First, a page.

Much research shows that the majority of people who lose weight gain it all back and then some. But amidst this discouraging news, some individuals not only keep off the pounds for years but even continue their weight loss over time. What’s the key to their weight loss success?
Understanding the weight loss process, uncovering typical pitfalls and correcting them along the way can tip the odds in your favor.
A recent study called the Weight-Loss Patient Journey Study revealed a pattern that helps explain an underlying psychological cycle people typically experience in their efforts to lose weight. “Keep in mind, however, that the study talks about phases of weight loss motivation, not weight loss itself,” says Dr. Brian Quebbemann, bariatric surgeon and founder of the N.E.W. Program in Newport Beach, Calif.
Accountability, whether in a group setting or one-on-one, generally leads to the most weight loss.
— Scott Kahan, M.D.
Psychological Phases of Weight Loss Efforts
The study points to six psychological phases of a weight loss journey:
1. A defining moment In this initial phase something happens that triggers you to want to make a change. It may be frustration over fitting into clothes, seeing an unflattering photo of yourself or a friend’s health problem that scares you into making a change, says Dr. Scott Kahan, director of the National Center for Weight and Wellness, Washington, D.C.
2. Consideration In the second stage, you feel hopeful and determined and begin to look into your options. “You’re ready to take action and engage,” says Kahan.
3. Momentum As momentum builds, you’re confident and excited. You’re feeling proud of your weight loss accomplishments and other people are telling you they’ve noticed.
4. Plateau Relationships, business meetings and life in general take away energy from weight loss efforts at this stage, says Kahan. “Plateaus when the scale doesn’t move are inevitable. When you don’t have support at this stage, you may give up because you feel as if you can’t do it.” Confidence seeps away. Frequent lapses in your regime result in the weight stabilizing.
5. Collapse At this point, frustration takes hold, you’re tired and about to give up.
6. Fatigue You’ve given up and feel exhausted. You are unwilling to focus any more mental energy on weight loss efforts. The weight comes back on.
In general, this cyclical process occurs over approximately six to nine months, according to Kahan. “For example, many people have that ‘defining moment’ after January 1. By May, the scale is stuck. And they’ve fallen into the fatigue stage by Labor Day.”
Now for the good news: You can beat the odds if you’re aware of the pitfalls and take steps to overcome them. “Awareness is first and foremost,” says Kahan. “You can learn a lot by going through these stages.”
Interestingly, although conventional wisdom says people over 50 have more trouble losing weight than younger people, actual research shows that’s not true, Kahan adds. “Accountability, however, whether in a group setting or one-on-one, generally leads to the most weight loss,” he says.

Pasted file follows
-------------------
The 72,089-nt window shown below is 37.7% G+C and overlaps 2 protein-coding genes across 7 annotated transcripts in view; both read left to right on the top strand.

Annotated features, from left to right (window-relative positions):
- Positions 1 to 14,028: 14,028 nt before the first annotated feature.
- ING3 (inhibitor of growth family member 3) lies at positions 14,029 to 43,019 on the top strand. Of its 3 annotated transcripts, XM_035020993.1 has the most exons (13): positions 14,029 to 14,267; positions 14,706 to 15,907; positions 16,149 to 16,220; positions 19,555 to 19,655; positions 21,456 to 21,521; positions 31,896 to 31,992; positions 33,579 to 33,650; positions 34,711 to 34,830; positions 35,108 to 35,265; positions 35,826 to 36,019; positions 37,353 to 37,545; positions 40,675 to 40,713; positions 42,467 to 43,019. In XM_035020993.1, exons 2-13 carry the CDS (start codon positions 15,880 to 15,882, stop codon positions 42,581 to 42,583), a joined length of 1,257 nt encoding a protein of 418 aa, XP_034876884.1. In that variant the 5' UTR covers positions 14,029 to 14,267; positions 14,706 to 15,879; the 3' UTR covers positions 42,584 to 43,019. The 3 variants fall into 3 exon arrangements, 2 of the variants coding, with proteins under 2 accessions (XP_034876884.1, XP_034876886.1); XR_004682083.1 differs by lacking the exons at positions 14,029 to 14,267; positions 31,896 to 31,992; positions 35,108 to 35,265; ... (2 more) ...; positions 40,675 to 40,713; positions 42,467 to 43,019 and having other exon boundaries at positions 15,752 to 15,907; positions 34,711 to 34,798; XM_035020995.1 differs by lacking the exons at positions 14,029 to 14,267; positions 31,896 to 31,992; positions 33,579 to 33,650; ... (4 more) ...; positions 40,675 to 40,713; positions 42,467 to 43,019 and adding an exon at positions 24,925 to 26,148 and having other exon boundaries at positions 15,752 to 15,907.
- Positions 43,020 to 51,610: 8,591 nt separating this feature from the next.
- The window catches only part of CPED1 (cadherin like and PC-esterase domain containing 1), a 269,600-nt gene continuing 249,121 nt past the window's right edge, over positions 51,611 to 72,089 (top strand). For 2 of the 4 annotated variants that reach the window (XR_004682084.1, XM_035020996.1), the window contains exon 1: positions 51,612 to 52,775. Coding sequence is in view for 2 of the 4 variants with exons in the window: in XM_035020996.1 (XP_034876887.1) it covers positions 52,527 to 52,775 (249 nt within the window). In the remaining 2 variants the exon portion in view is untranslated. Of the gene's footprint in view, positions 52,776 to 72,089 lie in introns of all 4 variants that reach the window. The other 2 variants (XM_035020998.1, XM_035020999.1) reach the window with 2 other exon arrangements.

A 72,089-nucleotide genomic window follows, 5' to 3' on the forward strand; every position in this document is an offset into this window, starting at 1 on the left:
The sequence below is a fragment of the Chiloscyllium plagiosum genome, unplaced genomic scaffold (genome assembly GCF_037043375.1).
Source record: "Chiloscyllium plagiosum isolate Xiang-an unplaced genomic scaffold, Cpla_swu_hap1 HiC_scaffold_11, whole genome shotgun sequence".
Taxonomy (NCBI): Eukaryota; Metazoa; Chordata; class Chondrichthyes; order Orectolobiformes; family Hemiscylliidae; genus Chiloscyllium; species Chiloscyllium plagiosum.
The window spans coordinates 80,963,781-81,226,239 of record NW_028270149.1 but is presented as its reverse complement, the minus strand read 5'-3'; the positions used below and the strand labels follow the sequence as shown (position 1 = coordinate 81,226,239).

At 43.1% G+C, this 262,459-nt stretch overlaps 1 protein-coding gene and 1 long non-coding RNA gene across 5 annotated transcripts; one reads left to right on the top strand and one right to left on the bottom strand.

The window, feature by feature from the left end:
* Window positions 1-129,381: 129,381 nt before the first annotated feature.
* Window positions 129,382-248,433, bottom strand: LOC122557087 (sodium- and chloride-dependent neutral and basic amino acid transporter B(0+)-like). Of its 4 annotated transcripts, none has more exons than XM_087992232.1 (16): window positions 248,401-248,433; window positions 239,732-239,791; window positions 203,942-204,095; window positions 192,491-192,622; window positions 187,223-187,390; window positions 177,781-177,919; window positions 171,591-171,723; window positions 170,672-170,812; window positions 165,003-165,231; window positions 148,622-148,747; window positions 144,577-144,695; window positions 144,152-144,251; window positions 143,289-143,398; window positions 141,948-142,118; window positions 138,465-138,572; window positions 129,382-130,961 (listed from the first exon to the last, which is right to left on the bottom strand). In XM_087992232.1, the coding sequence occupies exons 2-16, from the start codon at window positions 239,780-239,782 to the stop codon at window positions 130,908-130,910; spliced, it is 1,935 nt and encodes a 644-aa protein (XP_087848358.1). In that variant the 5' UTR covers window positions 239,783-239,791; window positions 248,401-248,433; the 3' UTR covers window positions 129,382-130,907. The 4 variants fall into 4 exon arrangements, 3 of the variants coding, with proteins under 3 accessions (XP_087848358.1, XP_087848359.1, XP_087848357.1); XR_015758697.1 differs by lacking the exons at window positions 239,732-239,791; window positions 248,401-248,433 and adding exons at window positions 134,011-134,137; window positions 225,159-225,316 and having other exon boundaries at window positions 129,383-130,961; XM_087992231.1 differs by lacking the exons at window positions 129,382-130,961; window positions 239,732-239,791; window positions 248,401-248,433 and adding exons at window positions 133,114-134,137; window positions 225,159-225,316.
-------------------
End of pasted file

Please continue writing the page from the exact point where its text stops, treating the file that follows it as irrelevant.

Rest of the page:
A New Approach for Success
Knowing what to expect in cases that end in failure can help you avoid embarking on another weight loss attempt that is bound to fall apart. To do so, it is important to start down this process differently than you have before, says Quebbemann.
“The key is to start with the right goal in mind. The goal of simply losing weight is rarely tangible enough to keep a person focused,” he adds. Instead of focusing on the scale, think of the things you’ll be able to do once you lose the weight, such as hiking the Grand Canyon with friends.
It’s useful to look at the long-term, too. Thinking of rapid, immediate weight loss and expecting it to last a lifetime, is like deciding at the age of 64 to start investing for your retirement, says Quebbemann. “It’s more reasonable and more realistic to think of ‘weight control‘ rather than ‘weight loss.’ This starts you off with the concept that your goal is long-term, rather than a goal of immediate satisfaction,” he notes.
Mixing It Up to Reach Your Weight Loss Goal
Accept that your life will change over time, and your methods of maintaining a healthy control of your weight will change, too, says Quebbemann.
“If you start an exercise regimen by going to the gym, it’s alright to change to swimming or a walking program in the future,” he notes. In fact, mixing it up can keep you from getting bored and help you stay active.
Lastly, Quebbemann emphasizes the importance of setting a realistic goal and tweaking it as time goes on.
“One of the surest ways to fail is what I call the Olympic Champion mistake. This is where a person comes into my clinic who is 80 pounds overweight and hasn’t exercised regularly in 20 years and they tell me that they want to run a marathon,” says Quebbemann. Instead of setting the bar unrealistically high, work up to it by setting smaller goals along the way.
In the end, if you want a quick fix and immediate short-term results, then be prepared for a brief period of success at best, and almost certain long-term failure, says Quebbemann.
Instead, take a new approach, set realistic goals and be willing to adjust those goals over time to lose weight for good.
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